The Devil’s Backbone [El Espinazo del Diablo]
by Joe Steiff
Director Guillermo del Toro gives us a truly frightening little ghost story.
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Abandoned at an isolated orphanage during the Spanish Civil War, ten-year-old Carlos (Fernando Tielve) finds himself in an eerie world on the brink of destruction. His new home is an imposing though deteriorating compound of buildings that encircle a dusty courtyard, the cool darkness of its interiors offering little sanctuary from the desert sun or the violence that men do in the name of politics or greed.
In the hands of director Guillermo del Toro (who co-wrote the script with Antonio Trashorras and David Muñoz), The Devil’s Backbone is not a political treatise or history lesson, but rather a ghost story. A classic ghost story, filled with atmosphere, longing and revenge. In that sense, the film slides nicely alongside The Others, What Lies Beneath and even The Sixth Sense.
As Carlos slowly begins to make friends and explore his new home, he becomes aware of “The One Who Sighs,” a ghost (Junio Valverde) that many of the children have heard if not seen.
But ghosts are not the only secret or threat to safety for those living within the orphanage’s walls. Food and resources are running out. The headmistress Carmen (Marisa Paredes) and the teacher Casares (Federico Luppi) fear for their lives as former comrades are executed in the neighboring town. The brooding caretaker (Eduardo Noriega) secretly searches for hidden gold. And as one would expect from such an insular world, love and sex have become complicated to say the least.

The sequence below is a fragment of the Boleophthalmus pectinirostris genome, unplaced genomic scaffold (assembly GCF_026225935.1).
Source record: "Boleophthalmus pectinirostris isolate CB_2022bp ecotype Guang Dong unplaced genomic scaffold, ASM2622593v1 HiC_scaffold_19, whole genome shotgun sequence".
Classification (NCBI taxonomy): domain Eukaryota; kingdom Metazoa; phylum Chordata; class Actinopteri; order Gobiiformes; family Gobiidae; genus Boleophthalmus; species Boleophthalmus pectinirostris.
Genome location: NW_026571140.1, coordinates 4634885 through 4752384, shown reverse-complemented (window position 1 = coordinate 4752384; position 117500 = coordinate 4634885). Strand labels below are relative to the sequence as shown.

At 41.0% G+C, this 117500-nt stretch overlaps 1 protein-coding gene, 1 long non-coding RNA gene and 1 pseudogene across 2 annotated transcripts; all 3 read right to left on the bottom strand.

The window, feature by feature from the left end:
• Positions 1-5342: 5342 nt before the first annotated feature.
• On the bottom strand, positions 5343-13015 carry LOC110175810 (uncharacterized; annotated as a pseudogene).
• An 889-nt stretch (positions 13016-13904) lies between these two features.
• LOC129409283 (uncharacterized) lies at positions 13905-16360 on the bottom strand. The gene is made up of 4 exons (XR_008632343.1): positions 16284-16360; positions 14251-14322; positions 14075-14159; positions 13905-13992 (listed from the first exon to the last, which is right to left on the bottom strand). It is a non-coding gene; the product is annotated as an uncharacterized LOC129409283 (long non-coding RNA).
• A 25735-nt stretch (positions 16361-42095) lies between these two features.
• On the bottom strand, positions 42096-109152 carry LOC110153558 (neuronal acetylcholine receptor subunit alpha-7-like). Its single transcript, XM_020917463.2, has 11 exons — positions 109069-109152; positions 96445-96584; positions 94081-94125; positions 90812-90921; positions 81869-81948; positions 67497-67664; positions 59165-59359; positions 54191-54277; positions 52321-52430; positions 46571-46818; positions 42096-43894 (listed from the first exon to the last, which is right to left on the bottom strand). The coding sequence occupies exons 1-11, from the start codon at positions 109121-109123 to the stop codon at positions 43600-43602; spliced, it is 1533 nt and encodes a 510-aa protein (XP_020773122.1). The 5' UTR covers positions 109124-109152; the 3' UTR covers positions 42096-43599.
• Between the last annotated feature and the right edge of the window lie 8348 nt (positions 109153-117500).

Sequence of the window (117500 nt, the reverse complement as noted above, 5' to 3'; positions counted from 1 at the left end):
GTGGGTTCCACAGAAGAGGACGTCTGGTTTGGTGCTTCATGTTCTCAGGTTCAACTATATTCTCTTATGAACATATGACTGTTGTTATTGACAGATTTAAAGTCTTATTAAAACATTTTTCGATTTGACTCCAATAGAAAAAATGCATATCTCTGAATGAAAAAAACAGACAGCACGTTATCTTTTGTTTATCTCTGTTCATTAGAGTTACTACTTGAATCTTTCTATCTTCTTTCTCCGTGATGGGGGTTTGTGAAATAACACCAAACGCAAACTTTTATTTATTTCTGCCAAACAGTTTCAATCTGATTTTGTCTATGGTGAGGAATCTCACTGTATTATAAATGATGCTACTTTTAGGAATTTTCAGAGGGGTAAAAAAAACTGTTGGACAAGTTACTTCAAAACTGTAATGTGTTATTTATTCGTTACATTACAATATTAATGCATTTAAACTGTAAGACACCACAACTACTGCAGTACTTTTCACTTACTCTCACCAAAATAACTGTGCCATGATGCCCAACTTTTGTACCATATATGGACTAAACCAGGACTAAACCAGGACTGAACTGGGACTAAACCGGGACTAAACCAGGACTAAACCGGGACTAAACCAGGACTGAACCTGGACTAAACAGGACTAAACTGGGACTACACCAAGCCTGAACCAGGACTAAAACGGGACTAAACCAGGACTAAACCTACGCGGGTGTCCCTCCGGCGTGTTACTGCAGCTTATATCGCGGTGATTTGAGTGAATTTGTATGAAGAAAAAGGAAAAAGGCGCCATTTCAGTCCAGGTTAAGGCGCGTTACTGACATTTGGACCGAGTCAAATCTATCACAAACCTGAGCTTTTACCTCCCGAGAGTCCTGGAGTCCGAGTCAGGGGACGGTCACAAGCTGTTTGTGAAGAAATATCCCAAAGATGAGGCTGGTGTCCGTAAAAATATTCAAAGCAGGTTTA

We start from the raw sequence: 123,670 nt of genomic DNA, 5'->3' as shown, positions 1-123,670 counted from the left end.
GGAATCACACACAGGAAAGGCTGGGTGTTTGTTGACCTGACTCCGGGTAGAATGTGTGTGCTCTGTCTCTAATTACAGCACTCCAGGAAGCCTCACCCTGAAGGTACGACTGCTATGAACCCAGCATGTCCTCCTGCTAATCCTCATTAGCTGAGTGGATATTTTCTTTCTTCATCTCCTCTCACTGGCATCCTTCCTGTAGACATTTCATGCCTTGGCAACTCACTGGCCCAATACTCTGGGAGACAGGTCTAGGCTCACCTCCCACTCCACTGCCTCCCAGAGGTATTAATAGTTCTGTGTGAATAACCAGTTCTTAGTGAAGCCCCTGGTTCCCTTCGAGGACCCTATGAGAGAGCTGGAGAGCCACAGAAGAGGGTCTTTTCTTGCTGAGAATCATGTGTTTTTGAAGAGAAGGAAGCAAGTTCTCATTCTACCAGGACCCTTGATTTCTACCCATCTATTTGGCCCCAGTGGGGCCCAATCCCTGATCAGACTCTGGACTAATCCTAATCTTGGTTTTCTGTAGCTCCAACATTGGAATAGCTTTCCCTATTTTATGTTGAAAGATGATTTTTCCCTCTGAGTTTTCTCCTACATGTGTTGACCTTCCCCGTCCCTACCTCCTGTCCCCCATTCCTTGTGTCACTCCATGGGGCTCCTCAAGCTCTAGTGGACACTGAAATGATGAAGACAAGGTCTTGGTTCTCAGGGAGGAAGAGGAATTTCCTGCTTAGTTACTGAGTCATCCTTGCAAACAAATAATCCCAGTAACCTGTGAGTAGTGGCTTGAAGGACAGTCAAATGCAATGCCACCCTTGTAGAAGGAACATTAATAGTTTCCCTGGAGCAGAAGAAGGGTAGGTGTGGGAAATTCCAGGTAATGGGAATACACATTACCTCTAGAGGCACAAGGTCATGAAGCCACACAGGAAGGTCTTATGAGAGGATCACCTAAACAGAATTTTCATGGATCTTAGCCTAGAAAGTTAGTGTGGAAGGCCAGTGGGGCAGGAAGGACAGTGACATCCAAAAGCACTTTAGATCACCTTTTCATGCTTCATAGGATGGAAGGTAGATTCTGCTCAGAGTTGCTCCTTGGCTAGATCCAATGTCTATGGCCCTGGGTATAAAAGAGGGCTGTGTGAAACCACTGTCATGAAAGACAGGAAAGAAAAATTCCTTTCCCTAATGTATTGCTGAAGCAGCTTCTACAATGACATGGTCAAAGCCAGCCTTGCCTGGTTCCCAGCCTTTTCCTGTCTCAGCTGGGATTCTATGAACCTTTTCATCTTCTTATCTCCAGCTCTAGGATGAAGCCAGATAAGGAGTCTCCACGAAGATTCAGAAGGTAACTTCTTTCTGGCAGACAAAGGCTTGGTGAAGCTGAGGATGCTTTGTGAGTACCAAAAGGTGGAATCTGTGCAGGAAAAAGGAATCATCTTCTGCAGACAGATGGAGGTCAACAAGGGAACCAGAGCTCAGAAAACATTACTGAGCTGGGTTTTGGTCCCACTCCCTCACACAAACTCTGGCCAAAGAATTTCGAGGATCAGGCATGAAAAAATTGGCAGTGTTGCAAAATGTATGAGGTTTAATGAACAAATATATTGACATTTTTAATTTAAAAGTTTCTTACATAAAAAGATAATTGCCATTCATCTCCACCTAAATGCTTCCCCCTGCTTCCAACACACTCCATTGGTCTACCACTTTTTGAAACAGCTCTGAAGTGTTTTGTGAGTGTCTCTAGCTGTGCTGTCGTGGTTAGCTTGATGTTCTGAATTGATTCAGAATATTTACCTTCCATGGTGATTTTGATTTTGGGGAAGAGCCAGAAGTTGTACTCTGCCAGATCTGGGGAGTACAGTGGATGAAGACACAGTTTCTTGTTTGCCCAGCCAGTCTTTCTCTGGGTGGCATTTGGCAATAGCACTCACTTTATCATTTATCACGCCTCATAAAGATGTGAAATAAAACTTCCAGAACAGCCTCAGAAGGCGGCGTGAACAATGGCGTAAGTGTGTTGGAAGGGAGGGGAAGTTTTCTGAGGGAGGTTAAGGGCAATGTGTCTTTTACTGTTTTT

The Devil’s Backbone weaves these threads and setting into a surreal landscape with many of its most haunting scenes taking place in daylight, albeit the shadowed daylight of high-ceilinged hallways and cellars. The cinematography and production design work hand in hand to create an almost timeless sense of peril. There are no jump-in-your-seat kind of jolts, but rather the film slowly and methodically builds an atmosphere of threat and retribution wherein secrets can be revealed and ghosts laid to rest.
Íñigo Garcés is exceptional as Carlos’ bully-turned-friend Jaime, and Noriega steams the screen as Jacinth, the caretaker. As the adults in charge, Paredes and Luppi are compelling to watch. Fine acting all around. Del Toro has created a memorable and classic ghost story on film.
Though best known for his 1993 film, Cronos (AKA Chronos), most English-speaking American audiences are probably more familiar with del Toro’s last film, 1997’s Mimic, which happened to be his first foray into Hollywood filmmaking. He makes the journey again this spring with the release of Blade II. Now, I’ll definitely see Blade II, and I’m a fan of Mimic, but neither is in the same league as The Devil’s Backbone which is not just a well-made ghost story but an exceptional film as well.
Joe Steiff teaches film at Columbia College in Chicago, and is surprised to hear that Kris Kristofferson will be appearing in Blade II (didn’t he kill himself in the first one?) and saddened to hear that Stephen Dorff won’t be.
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